I think that this is a lesson that stands out and rings true across time, and across the waters.  Our laws, we are a nation of laws, are designed to hold us all up, to hold us together, to give us an identity as a people.  And if God’s laws are all about compassion, and relationship, about nourishment, flourishing, being whole, then the laws of this land need to be focused on those same goals.

Again and again in the courts of law, and in the court of public opinion on the evening news, we see the letter of the law being upheld over the spirit of the law.  And if Jesus’s heart was grieved at the hardness of heart of the people he confronted in these stories, I shiver to think what his heart is doing in response to the stories that we are seeing on the evening news.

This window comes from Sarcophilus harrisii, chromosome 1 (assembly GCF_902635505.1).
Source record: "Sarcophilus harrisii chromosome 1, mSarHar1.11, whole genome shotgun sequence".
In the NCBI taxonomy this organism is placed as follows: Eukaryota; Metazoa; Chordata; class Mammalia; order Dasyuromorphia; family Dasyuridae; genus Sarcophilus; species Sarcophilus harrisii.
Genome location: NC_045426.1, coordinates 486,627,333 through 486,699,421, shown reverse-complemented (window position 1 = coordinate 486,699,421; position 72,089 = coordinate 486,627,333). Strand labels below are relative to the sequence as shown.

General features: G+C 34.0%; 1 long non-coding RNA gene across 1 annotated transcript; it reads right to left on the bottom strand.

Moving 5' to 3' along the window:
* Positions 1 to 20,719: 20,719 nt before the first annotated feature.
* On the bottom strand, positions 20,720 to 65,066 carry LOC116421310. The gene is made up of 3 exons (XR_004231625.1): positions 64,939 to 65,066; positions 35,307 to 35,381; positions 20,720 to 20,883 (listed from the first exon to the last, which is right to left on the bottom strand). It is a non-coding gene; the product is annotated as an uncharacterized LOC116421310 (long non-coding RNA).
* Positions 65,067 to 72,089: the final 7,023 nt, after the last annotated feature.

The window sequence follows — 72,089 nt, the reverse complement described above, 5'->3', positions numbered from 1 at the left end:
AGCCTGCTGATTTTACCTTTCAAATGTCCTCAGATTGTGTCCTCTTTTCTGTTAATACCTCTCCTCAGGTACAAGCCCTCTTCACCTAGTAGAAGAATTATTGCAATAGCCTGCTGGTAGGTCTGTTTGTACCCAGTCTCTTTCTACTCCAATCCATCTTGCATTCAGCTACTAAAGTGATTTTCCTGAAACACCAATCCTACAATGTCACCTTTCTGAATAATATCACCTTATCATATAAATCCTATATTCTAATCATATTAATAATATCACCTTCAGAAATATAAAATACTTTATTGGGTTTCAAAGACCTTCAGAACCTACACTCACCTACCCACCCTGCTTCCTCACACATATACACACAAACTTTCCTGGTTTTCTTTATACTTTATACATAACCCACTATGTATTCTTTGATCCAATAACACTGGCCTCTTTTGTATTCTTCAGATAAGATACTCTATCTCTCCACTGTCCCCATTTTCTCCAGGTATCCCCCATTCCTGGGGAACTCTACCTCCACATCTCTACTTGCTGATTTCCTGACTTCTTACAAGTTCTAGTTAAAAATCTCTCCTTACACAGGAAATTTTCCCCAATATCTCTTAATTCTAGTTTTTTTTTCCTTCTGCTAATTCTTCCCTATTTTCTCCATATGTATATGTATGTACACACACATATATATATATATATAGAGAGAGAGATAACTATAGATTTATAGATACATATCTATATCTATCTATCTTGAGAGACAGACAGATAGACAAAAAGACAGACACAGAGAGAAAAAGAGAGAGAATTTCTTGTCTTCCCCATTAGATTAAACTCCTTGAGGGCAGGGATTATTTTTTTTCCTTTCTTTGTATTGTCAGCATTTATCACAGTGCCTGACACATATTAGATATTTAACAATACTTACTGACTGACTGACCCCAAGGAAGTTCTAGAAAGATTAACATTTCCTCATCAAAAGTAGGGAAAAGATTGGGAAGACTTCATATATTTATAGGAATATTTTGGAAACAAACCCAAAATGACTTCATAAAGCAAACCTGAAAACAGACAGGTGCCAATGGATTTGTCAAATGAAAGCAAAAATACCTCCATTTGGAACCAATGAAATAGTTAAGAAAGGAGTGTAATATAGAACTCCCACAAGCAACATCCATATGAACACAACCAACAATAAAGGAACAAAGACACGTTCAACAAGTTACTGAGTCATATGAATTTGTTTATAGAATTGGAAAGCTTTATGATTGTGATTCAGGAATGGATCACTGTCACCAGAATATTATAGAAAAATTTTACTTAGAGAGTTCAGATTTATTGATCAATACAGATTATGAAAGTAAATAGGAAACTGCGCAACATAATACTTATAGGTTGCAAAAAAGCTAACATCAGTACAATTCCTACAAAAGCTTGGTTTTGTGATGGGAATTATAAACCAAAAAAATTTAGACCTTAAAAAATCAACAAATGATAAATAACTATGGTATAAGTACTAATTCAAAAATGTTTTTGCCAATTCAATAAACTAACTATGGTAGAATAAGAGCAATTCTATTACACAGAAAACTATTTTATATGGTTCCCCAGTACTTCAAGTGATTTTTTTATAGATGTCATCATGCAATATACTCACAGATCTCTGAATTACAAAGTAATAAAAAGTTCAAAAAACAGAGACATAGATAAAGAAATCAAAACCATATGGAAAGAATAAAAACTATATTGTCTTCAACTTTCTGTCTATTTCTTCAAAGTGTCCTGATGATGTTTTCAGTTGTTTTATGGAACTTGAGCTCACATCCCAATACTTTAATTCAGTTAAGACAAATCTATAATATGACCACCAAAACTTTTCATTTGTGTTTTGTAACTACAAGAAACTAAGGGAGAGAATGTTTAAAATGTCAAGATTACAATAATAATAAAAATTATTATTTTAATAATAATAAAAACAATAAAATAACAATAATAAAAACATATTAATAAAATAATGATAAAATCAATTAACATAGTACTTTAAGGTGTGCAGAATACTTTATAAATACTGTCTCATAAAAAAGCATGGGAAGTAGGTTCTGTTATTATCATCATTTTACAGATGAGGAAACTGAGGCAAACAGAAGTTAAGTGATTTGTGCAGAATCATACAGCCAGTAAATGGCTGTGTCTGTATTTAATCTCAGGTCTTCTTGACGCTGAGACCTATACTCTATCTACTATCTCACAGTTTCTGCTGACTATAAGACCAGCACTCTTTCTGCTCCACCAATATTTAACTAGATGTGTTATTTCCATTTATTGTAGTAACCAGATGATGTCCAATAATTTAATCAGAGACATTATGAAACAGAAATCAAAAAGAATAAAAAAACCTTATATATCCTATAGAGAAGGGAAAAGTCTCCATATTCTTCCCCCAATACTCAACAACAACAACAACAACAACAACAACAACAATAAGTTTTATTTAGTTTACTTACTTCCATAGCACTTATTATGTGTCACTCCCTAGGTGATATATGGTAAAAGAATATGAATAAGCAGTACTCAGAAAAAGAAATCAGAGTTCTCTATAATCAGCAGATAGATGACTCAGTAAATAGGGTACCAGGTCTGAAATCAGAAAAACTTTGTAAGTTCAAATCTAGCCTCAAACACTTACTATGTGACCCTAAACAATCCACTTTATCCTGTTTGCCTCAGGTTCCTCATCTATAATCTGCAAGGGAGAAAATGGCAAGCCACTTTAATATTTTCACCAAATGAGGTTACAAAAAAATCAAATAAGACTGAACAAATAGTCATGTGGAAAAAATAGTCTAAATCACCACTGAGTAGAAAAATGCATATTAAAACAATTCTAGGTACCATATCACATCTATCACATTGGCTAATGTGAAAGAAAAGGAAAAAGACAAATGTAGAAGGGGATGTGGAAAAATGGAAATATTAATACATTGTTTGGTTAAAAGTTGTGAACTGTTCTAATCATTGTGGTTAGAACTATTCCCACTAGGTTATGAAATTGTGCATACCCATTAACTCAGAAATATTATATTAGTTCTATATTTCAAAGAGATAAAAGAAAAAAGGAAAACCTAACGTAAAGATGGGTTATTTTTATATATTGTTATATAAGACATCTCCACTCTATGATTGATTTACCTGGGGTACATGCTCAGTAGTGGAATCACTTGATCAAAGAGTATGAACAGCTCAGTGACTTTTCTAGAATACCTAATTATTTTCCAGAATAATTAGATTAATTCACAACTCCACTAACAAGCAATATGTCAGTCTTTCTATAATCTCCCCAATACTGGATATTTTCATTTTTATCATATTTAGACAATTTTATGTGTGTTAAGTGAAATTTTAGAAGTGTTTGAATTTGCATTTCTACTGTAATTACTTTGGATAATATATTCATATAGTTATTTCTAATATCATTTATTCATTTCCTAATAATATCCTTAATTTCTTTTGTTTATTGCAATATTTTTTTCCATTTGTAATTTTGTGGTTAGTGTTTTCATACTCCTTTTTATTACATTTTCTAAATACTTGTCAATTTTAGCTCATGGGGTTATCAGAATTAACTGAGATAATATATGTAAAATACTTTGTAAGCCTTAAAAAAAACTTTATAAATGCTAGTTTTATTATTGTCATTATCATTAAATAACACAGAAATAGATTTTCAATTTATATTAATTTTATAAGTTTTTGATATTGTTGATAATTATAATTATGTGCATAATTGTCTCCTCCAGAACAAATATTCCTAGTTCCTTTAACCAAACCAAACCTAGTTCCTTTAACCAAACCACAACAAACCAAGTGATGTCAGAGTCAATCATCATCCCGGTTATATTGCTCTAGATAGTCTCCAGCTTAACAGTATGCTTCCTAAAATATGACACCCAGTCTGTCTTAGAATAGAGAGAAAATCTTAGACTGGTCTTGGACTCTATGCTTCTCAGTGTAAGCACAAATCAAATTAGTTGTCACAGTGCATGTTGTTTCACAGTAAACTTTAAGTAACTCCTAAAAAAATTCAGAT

Here in this moment of conflict there is a choice to be made.  Jesus is threatening the rule and the authority of the most religious people in the land, people who are set up to guide, and to govern, to rule and to make decisions, to interpret, to discern.  There is a choice to be made.  Will the people follow leaders who are focused the letter of the law, enforcing the strict reading of those texts, or will the people follow leaders whose hearts are focused on the spirit of the law; the spirit that flows from God into each and every one of us; telling us that every person, every one of us, every one of us, is beloved and has value and is worthy of respect; should have what we need to flourish, and to be a whole, and to thrive.  Will we follow leaders who are functioning out of a mentality of scarcity and the need to control for fear of losing something, or will we follow leaders who are calling us to a better vision, to a theology and a mentality of abundance, of love, of grace, of sacrificial giving in order that we all might be whole?

This morning, buried within this text, there is a question for each and every one of us.  The soul of our nation is at stake.  Who will we be?